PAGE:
Perhaps it's human nature to discount things from the past as being inferior to modern marvels. I've heard this story (perhaps it even rises to the level of a judo legend) that someone once said Jigoro Kano was "a great judo teacher but not really a very good competitor," and that an eyewitness corrected them, saying, "Trying to fight with Kano was like trying to fight with an empty jacket!"
What does that mean, "fighting an empty jacket?" Maybe its hard to imagine unless you've been fortunate enough to lay your hands on the right judo masters. There are people that are so good at judo... they move with you so well... using so little effort or strength... that you just cannot feel them. You are thrown with such pure, maximally efficient skill that it is unfathomable magic. To me, this feeling is like grabbing a tissue and trying to move it around violently - there is so little resistance to your strength that you can hurt yourself if you are not careful trying to muscle it around. I also liken it to the way a gnat is blown out of the way by the air preceeding a slap.
Such empty jackets are few and far between in the judo world, but they are not mythical beasts. In 20 some-odd years of judo I've only laid hands on two Empty Jackets, and one more guy that is nearly that good.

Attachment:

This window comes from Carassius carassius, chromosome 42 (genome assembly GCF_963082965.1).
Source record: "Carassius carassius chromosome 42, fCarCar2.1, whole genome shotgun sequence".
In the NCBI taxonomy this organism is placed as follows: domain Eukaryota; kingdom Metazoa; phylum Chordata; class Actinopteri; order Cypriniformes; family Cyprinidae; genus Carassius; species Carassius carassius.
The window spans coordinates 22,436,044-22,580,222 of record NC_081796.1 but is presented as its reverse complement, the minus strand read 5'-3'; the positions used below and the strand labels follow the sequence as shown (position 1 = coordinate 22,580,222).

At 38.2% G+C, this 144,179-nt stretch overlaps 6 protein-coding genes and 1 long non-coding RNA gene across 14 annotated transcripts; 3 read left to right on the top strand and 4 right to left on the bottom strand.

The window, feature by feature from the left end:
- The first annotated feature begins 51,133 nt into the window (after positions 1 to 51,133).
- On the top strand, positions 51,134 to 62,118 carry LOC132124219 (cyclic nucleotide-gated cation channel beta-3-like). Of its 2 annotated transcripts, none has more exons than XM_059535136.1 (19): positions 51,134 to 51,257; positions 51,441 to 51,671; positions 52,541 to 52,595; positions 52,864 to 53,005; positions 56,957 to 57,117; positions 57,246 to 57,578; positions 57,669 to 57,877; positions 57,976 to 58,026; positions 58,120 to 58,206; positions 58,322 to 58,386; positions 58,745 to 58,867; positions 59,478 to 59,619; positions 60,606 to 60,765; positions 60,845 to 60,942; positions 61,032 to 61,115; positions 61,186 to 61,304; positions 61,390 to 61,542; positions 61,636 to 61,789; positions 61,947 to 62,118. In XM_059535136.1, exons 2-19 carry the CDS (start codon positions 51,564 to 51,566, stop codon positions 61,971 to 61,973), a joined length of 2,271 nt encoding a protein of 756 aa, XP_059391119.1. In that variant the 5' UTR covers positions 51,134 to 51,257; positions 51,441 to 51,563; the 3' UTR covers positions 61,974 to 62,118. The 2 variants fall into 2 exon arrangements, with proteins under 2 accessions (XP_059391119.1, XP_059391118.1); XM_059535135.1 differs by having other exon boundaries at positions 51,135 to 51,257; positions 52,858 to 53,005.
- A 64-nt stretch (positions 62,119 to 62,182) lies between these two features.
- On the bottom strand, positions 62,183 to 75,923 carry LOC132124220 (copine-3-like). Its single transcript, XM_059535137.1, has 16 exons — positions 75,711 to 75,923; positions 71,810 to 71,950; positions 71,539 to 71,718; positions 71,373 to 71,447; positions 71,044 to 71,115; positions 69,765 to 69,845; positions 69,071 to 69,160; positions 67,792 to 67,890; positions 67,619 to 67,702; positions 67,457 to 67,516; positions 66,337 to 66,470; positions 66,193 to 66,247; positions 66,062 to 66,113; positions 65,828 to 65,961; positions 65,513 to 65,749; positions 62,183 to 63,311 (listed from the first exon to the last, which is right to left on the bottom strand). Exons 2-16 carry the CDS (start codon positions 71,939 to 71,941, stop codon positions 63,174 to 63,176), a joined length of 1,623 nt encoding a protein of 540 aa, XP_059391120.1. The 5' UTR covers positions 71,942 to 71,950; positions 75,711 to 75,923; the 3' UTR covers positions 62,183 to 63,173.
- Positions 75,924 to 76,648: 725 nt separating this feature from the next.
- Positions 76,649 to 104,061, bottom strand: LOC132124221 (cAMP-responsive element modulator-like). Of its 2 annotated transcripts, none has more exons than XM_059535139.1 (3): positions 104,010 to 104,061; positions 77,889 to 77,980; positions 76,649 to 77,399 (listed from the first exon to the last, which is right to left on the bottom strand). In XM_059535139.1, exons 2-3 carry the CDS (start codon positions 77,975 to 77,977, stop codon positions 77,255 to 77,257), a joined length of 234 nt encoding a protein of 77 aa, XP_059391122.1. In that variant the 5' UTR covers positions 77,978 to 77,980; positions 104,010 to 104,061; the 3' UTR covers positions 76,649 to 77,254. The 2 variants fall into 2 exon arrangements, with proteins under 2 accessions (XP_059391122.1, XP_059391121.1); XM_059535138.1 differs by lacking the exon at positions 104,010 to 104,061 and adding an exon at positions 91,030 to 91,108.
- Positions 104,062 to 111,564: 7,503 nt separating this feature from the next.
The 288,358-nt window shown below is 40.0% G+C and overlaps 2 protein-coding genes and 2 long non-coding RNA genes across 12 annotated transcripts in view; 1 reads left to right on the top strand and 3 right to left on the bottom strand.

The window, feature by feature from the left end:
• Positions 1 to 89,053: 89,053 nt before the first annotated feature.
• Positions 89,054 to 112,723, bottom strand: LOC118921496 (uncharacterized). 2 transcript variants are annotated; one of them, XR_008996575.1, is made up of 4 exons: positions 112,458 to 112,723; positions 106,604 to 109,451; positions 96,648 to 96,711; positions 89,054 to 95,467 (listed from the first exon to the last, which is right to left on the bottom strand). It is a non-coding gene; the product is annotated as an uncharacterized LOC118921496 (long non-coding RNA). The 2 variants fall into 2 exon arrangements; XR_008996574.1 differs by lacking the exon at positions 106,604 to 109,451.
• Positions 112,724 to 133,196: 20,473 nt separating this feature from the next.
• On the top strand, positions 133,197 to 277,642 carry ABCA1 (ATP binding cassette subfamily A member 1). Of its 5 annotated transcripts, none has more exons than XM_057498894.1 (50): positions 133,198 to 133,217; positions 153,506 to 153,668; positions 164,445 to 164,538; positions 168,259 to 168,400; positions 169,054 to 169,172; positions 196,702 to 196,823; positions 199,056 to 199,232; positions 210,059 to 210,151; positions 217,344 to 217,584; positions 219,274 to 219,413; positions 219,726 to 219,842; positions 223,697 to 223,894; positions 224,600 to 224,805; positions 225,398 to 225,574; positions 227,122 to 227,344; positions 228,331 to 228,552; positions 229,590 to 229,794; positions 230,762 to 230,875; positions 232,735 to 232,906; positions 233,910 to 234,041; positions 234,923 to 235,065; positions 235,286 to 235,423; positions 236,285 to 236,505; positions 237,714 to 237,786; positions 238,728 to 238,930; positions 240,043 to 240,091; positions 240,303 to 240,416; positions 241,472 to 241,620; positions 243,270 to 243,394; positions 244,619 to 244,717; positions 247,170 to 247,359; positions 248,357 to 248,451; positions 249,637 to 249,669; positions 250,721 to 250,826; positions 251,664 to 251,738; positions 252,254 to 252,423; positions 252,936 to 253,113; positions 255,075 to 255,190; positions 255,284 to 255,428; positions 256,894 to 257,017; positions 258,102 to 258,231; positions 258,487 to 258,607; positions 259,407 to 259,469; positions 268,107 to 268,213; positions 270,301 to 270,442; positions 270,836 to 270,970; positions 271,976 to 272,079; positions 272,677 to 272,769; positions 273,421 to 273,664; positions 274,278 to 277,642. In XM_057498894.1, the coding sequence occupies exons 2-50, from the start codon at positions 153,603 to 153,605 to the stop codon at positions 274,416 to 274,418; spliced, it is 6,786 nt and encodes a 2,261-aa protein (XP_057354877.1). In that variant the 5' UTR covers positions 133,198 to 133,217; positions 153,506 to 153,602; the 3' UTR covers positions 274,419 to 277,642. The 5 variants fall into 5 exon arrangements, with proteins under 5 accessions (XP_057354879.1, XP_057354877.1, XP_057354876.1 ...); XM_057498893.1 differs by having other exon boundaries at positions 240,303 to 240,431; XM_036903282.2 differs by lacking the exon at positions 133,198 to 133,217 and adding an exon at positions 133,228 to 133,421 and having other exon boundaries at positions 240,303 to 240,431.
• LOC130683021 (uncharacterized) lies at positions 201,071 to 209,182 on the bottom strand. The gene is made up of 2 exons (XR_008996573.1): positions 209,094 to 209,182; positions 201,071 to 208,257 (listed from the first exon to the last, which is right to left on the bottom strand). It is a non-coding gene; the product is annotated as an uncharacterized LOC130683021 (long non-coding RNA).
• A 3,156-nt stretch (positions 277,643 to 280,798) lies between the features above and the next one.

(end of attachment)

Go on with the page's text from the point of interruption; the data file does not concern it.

A couple of weeks ago I had the extreme pleasure and fortune to not only be able to move around with an Empty Jacket, but to ask him a pointed question... "How do you progress from being 'pretty good' at judo to becoming an Empty Jacket?"
Here are some of the main points that I got that day - should be enough to keep me occupied for years.
- My hands move only me - never push/pull with the intent of moving the other guy. Only use your hands to help you move your own center into position for your throw. I think that he was saying that tori's hands only do tsukuri - not kuzushi or kake!
- Never stop moving long enough to execute a technique! (same advice and Henry Copeland gave me regarding Jodo!)
- Pay more attention to rise and fall in newaza - just like you do in tachiwaza
- Do more newaza escapes from static, resistive positions instead of pulling the trigger before uke gets set - learn to get yourself out of worst case scenarios
WOW! I've got a long way to go! Any of those points would probably be worth a decade of study and effort.
Patrick Parker is a Christian, husband, father, martial arts teacher, Program Director for a Cardiac Rehab, and a Ph.D. Contact: firstname.lastname@example.org or phone 601.248.7282 木